Moreover, I fail to see how reducing everything to falsifiability assists the process of scientific inquiry (besides encouraging people to make testable claims, as I indicated above). We may observe millions of sheep and find them all to be various shades of black, white, or grey, but never purple. Popper is correct that we could not therefore infallibly conclude that sheep are never purple, but would the existence of a single purple sheep disprove our hypothesis? Perhaps there is something wrong with our observation -- maybe we were drunk, or maybe we were viewing the sheep through purple glasses, or in a purple light. Or maybe someone dyed the sheep purple. That would indeed falsify the idea that no sheep are purple, but it wouldn't falsify the idea that no sheep are born purple.

The idea of falsification seems even more dubious in the case of statistical studies, such as the ones mentioned above. Falsification is an extremely rigorous standard; by it, you are only allowed to make statements that are tautological, to the extent that you know (assuming your observations to be correct) that you are rejecting a false claim because you have seen something that directly refutes it. It works if you want to prove everything with the same certainty as the Pythagorean theorem. Statistical methods, however, are exactly the wrong kind of approach to use if you want falsifiability. You can never demonstrate with apodictic certainty that a statistical correlation matches a real causal relationship; you can only demonstrate that it is very unlikely to be false. But if you are dealing in the realm of probabilities, why use a method designed to grant a priori certainty? A statistical correlation of voting patterns shows that some aspect of voters is likely influence how they vote, never a 100% chance that it does. Why not phrase this in the positive form rather than the negative? And the same logic can be extended to cases where statistics are only used inferentially: if I have seen a million sheep from all parts of the world, and I have never seen a purple one, I am on a statistically sound basis if I assert that sheep are not purple. I can't prove that no one will ever see a purple sheep, but that doesn't stop my observation from being scientifically useful.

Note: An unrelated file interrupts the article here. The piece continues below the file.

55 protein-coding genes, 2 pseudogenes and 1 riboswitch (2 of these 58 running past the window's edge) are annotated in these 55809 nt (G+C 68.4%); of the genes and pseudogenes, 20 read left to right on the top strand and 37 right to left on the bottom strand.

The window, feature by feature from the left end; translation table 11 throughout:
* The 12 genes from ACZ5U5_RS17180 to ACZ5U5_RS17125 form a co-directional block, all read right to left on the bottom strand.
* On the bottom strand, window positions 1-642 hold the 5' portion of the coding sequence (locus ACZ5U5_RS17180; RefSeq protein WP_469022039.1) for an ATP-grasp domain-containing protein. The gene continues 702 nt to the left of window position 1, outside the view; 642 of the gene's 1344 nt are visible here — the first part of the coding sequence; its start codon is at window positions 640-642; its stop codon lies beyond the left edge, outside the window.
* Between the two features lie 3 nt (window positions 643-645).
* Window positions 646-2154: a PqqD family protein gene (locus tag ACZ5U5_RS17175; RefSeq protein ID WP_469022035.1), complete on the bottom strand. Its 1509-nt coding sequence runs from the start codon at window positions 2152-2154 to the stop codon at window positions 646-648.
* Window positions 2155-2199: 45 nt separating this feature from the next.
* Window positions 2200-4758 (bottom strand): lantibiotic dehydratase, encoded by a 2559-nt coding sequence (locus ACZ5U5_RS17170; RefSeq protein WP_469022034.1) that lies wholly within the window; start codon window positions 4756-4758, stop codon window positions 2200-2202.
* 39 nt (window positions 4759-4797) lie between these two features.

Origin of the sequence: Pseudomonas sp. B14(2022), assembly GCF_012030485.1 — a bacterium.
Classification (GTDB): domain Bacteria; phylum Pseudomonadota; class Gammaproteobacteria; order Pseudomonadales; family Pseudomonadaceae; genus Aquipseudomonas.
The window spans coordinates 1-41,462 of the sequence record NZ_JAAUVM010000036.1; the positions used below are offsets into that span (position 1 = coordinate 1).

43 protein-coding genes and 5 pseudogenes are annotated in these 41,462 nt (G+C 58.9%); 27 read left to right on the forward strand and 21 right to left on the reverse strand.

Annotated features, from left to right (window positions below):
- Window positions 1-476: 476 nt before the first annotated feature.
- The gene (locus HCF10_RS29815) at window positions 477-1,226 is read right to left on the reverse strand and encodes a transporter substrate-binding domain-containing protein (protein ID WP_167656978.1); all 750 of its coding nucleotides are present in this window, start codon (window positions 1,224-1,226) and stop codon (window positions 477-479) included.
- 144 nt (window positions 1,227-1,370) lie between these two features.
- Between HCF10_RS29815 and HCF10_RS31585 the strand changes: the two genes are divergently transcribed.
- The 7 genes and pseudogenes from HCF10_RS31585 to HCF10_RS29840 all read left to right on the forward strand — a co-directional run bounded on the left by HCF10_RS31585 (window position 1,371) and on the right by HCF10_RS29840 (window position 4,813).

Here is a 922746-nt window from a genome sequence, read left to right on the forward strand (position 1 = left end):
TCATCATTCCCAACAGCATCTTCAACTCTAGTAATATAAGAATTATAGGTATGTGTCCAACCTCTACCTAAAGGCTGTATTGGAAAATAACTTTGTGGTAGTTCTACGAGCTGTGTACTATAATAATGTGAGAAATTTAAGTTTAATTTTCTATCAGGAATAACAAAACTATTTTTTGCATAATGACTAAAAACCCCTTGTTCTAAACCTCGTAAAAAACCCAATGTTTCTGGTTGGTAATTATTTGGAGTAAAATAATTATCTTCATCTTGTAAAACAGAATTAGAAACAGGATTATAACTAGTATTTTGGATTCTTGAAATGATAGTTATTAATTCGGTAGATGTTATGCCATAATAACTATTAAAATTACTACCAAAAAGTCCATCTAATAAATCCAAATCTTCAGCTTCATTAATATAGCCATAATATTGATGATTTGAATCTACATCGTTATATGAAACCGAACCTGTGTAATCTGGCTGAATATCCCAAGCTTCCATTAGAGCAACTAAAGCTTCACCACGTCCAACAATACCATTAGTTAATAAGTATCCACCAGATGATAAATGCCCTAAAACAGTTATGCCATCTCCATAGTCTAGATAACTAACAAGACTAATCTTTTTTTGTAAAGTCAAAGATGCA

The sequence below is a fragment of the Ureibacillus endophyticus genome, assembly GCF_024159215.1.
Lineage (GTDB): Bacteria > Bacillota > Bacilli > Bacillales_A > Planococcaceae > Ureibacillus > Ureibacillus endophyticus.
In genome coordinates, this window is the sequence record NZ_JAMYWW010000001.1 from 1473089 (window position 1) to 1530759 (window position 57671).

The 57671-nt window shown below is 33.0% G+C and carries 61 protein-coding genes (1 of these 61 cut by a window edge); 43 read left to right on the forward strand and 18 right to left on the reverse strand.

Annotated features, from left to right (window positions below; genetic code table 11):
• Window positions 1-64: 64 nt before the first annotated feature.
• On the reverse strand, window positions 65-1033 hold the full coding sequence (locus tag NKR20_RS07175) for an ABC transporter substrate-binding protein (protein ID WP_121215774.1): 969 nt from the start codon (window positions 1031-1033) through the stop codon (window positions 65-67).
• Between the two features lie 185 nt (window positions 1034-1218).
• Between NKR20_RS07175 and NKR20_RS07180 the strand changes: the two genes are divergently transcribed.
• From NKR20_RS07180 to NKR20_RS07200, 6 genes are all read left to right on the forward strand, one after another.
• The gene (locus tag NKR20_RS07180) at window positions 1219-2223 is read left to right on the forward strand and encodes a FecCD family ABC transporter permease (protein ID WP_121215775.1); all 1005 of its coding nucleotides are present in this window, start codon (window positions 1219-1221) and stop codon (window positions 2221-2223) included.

Perhaps Popper took some account of these concerns -- I don't pretend to be an expert in his thought. There are just the things that make me doubt the dogma of falsification as a useful tool, and I really doubt whether most scientists actually think in terms of falsification rather than positive assertions.